Torah Reading for Week of April 22-28, 2012
“Illness: A Message from G-d?”
By Rabbi Avivah W. Erlick, ‘11
When I work as a hospital chaplain, I look up a patient’s diagnosis and age before I meet them. It gives me a starting point for our conversation. Strangely, though, it sometimes tells me what they are like as people. Men in their 30s through 50s with heart troubles, for example, tend to be independent business owners who never let themselves take a day off. They will sit in their hospital beds, their chests hooked up to medical devices, and tap away at their laptop computers, afraid to miss even an hour of potential work time. Women in their 50s through 70s with pneumonia, on the other hand, often are caregivers to members of their immediate family. They will speak at length about their family members’ problems, and how they commit all their time and energy to assisting them, yet feel powerless to truly help.
When I ask folks if they know why they are sick, they often have no answer. Illness comes from nowhere, they say, and interferes with your plans. When can they break free of their hospitalization and return to their lives?
Perhaps Miriam felt the same when she contracted a terrible case of tzara’at. Tzara’at looked like an eerie skin disease; it turned Miriam “white as snow,” we learn in the Book of Numbers. Her illness was not random, however; it was a punishment from G-d for gossiping about her brother, Moses. Moses, however, held no grudges, begging G-d to cure her by intoning the mantra, “El Na, Refah Na La” (Please, G-d, heal her. Please!).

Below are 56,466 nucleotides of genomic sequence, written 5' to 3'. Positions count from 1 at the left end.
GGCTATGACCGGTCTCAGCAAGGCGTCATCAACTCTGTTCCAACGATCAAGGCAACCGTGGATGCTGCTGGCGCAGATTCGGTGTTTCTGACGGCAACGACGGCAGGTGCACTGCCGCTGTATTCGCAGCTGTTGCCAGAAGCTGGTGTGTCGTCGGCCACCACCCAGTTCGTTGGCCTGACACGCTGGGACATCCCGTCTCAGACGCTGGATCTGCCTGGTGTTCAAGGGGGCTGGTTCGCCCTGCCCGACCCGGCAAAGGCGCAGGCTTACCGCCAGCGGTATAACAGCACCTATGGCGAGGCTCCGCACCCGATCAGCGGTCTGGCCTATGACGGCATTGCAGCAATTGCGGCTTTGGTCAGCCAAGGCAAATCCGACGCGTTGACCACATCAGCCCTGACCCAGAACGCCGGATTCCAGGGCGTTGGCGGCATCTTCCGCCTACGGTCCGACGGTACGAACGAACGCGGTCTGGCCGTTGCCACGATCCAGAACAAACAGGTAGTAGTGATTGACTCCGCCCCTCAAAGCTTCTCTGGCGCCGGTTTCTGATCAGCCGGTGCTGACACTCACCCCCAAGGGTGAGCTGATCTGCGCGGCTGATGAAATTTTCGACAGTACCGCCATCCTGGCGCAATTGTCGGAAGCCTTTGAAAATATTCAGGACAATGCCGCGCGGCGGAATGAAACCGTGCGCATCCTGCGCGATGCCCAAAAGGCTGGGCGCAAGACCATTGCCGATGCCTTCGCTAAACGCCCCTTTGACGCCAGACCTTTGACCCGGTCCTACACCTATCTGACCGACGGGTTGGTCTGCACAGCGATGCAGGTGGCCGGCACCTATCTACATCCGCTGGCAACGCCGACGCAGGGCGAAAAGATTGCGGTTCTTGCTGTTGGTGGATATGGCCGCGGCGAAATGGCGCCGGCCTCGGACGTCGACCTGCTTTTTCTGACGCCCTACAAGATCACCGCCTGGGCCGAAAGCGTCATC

This week’s parsha, Tazria-Metzora, is a double-dose of Levitical rules about the care and treatment of tzara’at, as well as other conditions that seem to blur the lines between the physical and emotional/spiritual worlds.
While Western medicine often takes the approach that illness is something to be tackled and cured, a random ailment with no particular connection between body and soul, Tazria-Metzora takes a different tack. The connection is not just detectable, it’s obvious. We can, and do, bring on our own illnesses by our behaviors. Not on purpose; not every time; and, like Moses, it is never appropriate to blame the ill for what they are doing to themselves, even when we see it clearly and they do not.
This week is also the third between Passover and Shavuot. We are halfway through the Omer Count, permuting the aspects of the Sefirah (G-d-aspect) of Tiferet (Harmony). Tiferet, which is pictured at the heart, teaches the middle course. Avraham Ya’akov Finkel in his book, In My Flesh I See God, explains this middle road well:
“Generosity is the happy medium between stinginess and wastefulness; courage, between recklessness and cowardice; dignity, between pridefulness and boorishness. Friendliness … between aggressiveness and submissiveness, humility … between arrogance and self-abasement; contentedness, between greed and laziness; and goodheartedness … between meanness and extravagance.”
Everything in moderation, as they say. No achievement and no helping are worth losing our lives. This is not G-d’s will for us. Our health can be the barometer.